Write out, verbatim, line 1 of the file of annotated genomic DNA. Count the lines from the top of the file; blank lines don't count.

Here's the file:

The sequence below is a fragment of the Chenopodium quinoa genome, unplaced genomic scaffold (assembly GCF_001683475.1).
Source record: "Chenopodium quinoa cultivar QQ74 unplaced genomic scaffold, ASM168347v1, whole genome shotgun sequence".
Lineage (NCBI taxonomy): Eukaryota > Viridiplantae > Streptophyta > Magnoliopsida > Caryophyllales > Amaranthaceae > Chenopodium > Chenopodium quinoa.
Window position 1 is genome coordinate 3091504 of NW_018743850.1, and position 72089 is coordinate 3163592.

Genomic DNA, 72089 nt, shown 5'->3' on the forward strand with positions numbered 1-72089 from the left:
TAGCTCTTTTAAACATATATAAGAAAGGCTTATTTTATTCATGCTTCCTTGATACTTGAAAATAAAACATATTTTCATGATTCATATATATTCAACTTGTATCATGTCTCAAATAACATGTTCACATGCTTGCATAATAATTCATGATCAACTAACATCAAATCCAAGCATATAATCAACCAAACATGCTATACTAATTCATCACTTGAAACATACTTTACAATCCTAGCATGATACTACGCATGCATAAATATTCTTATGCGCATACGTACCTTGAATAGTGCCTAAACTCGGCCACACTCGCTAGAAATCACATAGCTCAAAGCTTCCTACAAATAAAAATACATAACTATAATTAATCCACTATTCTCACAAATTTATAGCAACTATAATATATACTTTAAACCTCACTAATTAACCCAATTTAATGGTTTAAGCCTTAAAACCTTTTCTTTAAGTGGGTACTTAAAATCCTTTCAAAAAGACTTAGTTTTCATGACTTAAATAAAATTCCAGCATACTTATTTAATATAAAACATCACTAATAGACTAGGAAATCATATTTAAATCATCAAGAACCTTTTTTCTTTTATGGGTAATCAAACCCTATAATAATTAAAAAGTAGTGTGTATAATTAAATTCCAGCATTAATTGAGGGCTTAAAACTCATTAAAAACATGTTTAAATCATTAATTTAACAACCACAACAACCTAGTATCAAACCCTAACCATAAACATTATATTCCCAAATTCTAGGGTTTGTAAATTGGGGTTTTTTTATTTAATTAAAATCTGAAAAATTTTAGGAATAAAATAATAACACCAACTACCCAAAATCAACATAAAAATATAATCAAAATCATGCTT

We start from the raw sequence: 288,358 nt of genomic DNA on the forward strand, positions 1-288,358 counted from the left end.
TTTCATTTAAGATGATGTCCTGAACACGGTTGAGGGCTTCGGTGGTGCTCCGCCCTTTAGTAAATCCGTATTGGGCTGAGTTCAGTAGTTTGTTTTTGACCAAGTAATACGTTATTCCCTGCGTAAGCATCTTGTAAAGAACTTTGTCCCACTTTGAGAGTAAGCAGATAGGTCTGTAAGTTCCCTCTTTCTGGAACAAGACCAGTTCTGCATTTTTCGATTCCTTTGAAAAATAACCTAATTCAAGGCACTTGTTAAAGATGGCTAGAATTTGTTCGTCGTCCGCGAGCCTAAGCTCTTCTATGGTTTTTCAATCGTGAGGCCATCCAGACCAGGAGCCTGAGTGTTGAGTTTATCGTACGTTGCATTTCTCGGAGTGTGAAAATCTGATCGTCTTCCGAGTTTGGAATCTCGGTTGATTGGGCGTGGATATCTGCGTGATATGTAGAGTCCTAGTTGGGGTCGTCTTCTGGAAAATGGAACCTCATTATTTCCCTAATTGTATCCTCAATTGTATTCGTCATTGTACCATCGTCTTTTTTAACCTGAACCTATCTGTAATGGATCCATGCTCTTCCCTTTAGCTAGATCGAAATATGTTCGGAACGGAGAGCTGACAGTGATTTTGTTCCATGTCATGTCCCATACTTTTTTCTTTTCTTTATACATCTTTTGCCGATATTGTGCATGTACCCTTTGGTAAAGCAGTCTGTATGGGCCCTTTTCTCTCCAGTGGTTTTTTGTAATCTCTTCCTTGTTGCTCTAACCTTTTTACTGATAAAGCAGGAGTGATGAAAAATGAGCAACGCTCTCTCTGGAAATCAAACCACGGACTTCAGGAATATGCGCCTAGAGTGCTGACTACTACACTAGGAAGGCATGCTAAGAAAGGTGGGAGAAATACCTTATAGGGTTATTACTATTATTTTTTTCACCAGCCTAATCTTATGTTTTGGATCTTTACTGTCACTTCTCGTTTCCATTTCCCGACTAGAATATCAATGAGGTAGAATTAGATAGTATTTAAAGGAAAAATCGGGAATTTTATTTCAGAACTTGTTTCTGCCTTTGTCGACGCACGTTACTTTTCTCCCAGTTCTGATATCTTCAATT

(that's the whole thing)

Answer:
The sequence below is a fragment of the Chenopodium quinoa genome, unplaced genomic scaffold (assembly GCF_001683475.1).